Tag Archives: learning from your past

one world; many stories

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During this past week, I have been carving out time each evening to sort through folders of digital images from a variety of long-lost external hard drives as well as trying to scan images that were literally lost due to technical traumatic casualties. Although it’s been a long process and has taken many late evenings, I am really glad I’ve been asked to do this. Not only am I archiving this buried data in a visible and accessible way but I am also enjoying bringing back to life the people places and stories that have emerged in my life this past ten years. After writing and reflecting on each of these projects/jobs, I realize that there is not one but a few similar threads that have run through both my life and work choices.

As the Wild Card Anita requested, I examined and sought out the patterns that appeared in my decision-making. Many people find that patterns or cycles of behavior tend to hold them back from progression or keep them stuck in a rut. This may be true, but In my case, I have found that my patterns have mostly propelled me forward. I can happily say that I would not have ever wanted to make any other choices than the ones I have thus far.

I am sure these specific patterns I have formed have prevented me from reaching particular desired outcomes that others seek in life (like owning a home, starting a family or bringing in a six figure income) but, looking over the images from my past decade has only reminded me of all the great fortune I have gained and built.

My flexibility and goal of following a path of personal freedom has given me the privilege and ability to explore new environments, create unique individualized job experiences and build new relationships. The one thing that stands out from all of those experiences is the interaction with people and the witnessing of their stories.

In each and every job that I have held in my life the core of the work always had to deal with interacting and engaging with individuals. Whether it has been listening to someone share their life story, assisting them express ideas through art making or helping someone find what they want or need through customer service; I thrive off of the interaction and communication with people.

I look forward to the opportunity of forming a new connection or relationship and the chance to learn something new through that person. This process has been consistent most everything that I have done. What has kept it fresh for me, is the cycle of engaging with new people, new cultures and places. Working with people is a great reminder that I will never stop learning, if I  stay open to collecting and accepting new perspectives.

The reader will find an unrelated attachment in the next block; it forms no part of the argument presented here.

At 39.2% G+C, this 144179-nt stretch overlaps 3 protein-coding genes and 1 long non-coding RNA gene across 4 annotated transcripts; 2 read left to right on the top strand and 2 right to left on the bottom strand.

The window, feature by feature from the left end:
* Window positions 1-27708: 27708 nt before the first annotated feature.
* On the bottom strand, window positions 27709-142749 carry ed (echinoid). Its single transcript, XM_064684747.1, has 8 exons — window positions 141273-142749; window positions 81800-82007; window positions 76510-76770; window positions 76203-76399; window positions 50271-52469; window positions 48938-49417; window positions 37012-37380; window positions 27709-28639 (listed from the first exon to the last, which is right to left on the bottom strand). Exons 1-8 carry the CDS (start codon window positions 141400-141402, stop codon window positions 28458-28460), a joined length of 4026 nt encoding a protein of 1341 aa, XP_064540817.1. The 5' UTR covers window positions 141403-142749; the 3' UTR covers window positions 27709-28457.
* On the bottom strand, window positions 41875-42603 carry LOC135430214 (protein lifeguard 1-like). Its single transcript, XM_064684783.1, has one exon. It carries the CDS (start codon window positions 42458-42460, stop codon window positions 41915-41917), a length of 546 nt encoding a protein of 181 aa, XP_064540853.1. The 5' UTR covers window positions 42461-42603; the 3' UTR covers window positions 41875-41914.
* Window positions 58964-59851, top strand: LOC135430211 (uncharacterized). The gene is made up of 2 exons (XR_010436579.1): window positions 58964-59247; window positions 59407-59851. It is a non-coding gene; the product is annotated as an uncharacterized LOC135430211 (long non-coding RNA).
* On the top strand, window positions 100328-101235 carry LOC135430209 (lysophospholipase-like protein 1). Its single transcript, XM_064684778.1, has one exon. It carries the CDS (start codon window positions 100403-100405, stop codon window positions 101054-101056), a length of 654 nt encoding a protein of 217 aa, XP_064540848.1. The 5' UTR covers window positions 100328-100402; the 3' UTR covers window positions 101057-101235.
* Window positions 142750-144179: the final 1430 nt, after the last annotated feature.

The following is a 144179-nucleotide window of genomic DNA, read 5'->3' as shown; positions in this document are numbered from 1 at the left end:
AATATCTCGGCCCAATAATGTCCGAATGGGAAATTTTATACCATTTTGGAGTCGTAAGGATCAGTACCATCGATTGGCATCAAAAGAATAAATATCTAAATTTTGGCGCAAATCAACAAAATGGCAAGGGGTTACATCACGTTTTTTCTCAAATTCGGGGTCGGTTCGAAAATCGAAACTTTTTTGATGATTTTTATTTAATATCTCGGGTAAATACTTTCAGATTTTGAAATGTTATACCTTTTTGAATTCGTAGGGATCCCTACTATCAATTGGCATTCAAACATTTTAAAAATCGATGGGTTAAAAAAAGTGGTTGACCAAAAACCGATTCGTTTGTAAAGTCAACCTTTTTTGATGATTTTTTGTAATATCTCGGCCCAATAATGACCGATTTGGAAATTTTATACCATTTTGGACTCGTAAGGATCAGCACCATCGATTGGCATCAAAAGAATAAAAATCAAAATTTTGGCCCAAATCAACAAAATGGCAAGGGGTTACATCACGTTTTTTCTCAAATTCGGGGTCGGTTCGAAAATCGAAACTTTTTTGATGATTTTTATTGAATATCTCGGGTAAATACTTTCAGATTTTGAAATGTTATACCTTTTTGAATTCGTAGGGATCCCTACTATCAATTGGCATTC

Everywhere I go, (whether it be Baltimore City, Cambodia, or rural Japan) I encounter a new amazing person and new incredible story.

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Anita also asked me to pin point one of my past experiences that would be the hardest for me to let go of. As I said before, I have been happy with most of my choices and would not want to give any of them up. There are many experiences that have been good for me in many ways, but there is one project in particular which I feel was invaluable to me and accomplished much more than benefiting only my personal learning.  I also did not have to travel further than my front porch to experience this adventure.

Porch Art

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— In the fall of 2006, I moved to Huntingdon Ave in the Remington neighborhood of Baltimore MD. The following summer, I started spending every Tuesday evening on my porch engaging a small group of 5 – 8 neighborhood kids with the art supplies I had stored in my basement. For me, this was a great way to get to know the kids in my neighborhood, do something that I loved, and provide a space for youth to socialize and engage in something positive. We started calling Tuesday nights “Porch Art” night.
In Porch Art’s second summer, the attendance doubled, I recruited neighborhood helpers and had a few parents attending and donating supplies. By my final and fourth year doing Porch Art, we had groups of up to 30 people of all ages attending. Guest artist instructors led activities, local musicians entertained and I organized a rotating roster of community volunteers to help set up, run and clean up each Tuesday. – (end of official online portfolio description)

Creating Porch Art made me realize that there is a simple logic in combining the desire to do something I love with the simple desire of doing something positive for the immediate environment around me.  This, I found, is the key to doing what I strive to do and call  “good work”. By using a small amount of my personal time and the materials I had at my fingertips, I was able to create a life-changing, invaluable experience for myself while also setting a structure and example for positive change in my community.   I didn’t need to travel to do it.  I didn’t spend money to do this.  I didn’t need to advertise for people to come or promote the project.  It filled a need for both myself and the neighborhood and taught me how important working with my present situation, the materials I had and the people around me, could be. If I can keep following that model for developing work in my future endeavors and become creative enough to make a living off of it, I am sure I will be successful and happy doing it.